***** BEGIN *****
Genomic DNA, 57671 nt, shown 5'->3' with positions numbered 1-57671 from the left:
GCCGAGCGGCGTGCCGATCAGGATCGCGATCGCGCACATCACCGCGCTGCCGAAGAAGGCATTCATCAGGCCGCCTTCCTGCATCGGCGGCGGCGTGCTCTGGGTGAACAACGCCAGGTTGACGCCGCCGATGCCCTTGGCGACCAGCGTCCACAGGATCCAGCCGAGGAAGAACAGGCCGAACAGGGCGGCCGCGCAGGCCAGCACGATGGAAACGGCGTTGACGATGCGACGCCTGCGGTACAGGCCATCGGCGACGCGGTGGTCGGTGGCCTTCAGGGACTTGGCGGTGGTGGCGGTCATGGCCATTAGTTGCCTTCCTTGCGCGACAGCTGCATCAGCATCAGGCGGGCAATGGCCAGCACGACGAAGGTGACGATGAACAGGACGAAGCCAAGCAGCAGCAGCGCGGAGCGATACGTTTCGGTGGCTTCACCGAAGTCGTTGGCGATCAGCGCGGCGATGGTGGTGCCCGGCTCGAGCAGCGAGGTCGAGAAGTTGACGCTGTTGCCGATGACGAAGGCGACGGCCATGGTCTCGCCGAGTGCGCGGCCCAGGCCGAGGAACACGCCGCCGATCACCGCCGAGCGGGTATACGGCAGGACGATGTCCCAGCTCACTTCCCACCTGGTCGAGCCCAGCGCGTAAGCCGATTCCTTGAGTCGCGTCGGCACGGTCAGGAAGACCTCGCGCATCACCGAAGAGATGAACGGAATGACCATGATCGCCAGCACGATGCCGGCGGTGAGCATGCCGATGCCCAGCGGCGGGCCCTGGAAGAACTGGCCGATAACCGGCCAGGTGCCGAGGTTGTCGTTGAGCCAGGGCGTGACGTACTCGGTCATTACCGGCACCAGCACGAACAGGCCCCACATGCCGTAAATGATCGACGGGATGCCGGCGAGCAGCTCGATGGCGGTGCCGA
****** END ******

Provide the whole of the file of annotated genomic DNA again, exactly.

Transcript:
Genomic DNA, 57671 nt, shown 5'->3' with positions numbered 1-57671 from the left:
GCCGAGCGGCGTGCCGATCAGGATCGCGATCGCGCACATCACCGCGCTGCCGAAGAAGGCATTCATCAGGCCGCCTTCCTGCATCGGCGGCGGCGTGCTCTGGGTGAACAACGCCAGGTTGACGCCGCCGATGCCCTTGGCGACCAGCGTCCACAGGATCCAGCCGAGGAAGAACAGGCCGAACAGGGCGGCCGCGCAGGCCAGCACGATGGAAACGGCGTTGACGATGCGACGCCTGCGGTACAGGCCATCGGCGACGCGGTGGTCGGTGGCCTTCAGGGACTTGGCGGTGGTGGCGGTCATGGCCATTAGTTGCCTTCCTTGCGCGACAGCTGCATCAGCATCAGGCGGGCAATGGCCAGCACGACGAAGGTGACGATGAACAGGACGAAGCCAAGCAGCAGCAGCGCGGAGCGATACGTTTCGGTGGCTTCACCGAAGTCGTTGGCGATCAGCGCGGCGATGGTGGTGCCCGGCTCGAGCAGCGAGGTCGAGAAGTTGACGCTGTTGCCGATGACGAAGGCGACGGCCATGGTCTCGCCGAGTGCGCGGCCCAGGCCGAGGAACACGCCGCCGATCACCGCCGAGCGGGTATACGGCAGGACGATGTCCCAGCTCACTTCCCACCTGGTCGAGCCCAGCGCGTAAGCCGATTCCTTGAGTCGCGTCGGCACGGTCAGGAAGACCTCGCGCATCACCGAAGAGATGAACGGAATGACCATGATCGCCAGCACGATGCCGGCGGTGAGCATGCCGATGCCCAGCGGCGGGCCCTGGAAGAACTGGCCGATAACCGGCCAGGTGCCGAGGTTGTCGTTGAGCCAGGGCGTGACGTACTCGGTCATTACCGGCACCAGCACGAACAGGCCCCACATGCCGTAAATGATCGACGGGATGCCGGCGAGCAGCTCGATGGCGGTGCCGA